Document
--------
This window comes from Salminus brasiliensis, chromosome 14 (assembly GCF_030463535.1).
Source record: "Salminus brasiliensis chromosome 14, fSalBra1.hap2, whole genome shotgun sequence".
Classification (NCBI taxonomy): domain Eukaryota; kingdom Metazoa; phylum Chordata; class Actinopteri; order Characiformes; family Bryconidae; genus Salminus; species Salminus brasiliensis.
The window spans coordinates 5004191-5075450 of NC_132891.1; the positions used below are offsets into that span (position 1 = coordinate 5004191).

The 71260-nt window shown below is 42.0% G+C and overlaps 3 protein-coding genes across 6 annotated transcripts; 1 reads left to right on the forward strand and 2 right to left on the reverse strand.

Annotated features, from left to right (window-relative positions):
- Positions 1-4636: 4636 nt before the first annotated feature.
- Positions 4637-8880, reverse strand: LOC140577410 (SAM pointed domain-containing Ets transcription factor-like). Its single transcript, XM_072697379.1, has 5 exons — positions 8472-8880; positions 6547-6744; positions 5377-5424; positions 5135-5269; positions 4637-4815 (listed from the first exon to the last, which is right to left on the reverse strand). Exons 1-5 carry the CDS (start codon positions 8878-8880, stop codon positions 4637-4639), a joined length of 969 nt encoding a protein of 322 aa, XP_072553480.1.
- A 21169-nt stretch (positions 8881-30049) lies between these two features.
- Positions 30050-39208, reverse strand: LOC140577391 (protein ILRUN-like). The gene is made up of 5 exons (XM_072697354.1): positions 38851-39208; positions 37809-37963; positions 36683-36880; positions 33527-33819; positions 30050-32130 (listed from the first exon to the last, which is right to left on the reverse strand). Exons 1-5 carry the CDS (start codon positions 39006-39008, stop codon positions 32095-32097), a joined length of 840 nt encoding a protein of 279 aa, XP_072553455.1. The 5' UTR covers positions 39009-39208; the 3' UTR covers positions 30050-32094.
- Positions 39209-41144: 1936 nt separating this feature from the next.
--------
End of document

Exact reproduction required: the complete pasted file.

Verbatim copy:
This window comes from Salminus brasiliensis, chromosome 14 (assembly GCF_030463535.1).
Source record: "Salminus brasiliensis chromosome 14, fSalBra1.hap2, whole genome shotgun sequence".
Classification (NCBI taxonomy): domain Eukaryota; kingdom Metazoa; phylum Chordata; class Actinopteri; order Characiformes; family Bryconidae; genus Salminus; species Salminus brasiliensis.
The window spans coordinates 5004191-5075450 of NC_132891.1; the positions used below are offsets into that span (position 1 = coordinate 5004191).

The 71260-nt window shown below is 42.0% G+C and overlaps 3 protein-coding genes across 6 annotated transcripts; 1 reads left to right on the forward strand and 2 right to left on the reverse strand.

Annotated features, from left to right (window-relative positions):
- Positions 1-4636: 4636 nt before the first annotated feature.
- Positions 4637-8880, reverse strand: LOC140577410 (SAM pointed domain-containing Ets transcription factor-like). Its single transcript, XM_072697379.1, has 5 exons — positions 8472-8880; positions 6547-6744; positions 5377-5424; positions 5135-5269; positions 4637-4815 (listed from the first exon to the last, which is right to left on the reverse strand). Exons 1-5 carry the CDS (start codon positions 8878-8880, stop codon positions 4637-4639), a joined length of 969 nt encoding a protein of 322 aa, XP_072553480.1.
- A 21169-nt stretch (positions 8881-30049) lies between these two features.
- Positions 30050-39208, reverse strand: LOC140577391 (protein ILRUN-like). The gene is made up of 5 exons (XM_072697354.1): positions 38851-39208; positions 37809-37963; positions 36683-36880; positions 33527-33819; positions 30050-32130 (listed from the first exon to the last, which is right to left on the reverse strand). Exons 1-5 carry the CDS (start codon positions 39006-39008, stop codon positions 32095-32097), a joined length of 840 nt encoding a protein of 279 aa, XP_072553455.1. The 5' UTR covers positions 39009-39208; the 3' UTR covers positions 30050-32094.
- Positions 39209-41144: 1936 nt separating this feature from the next.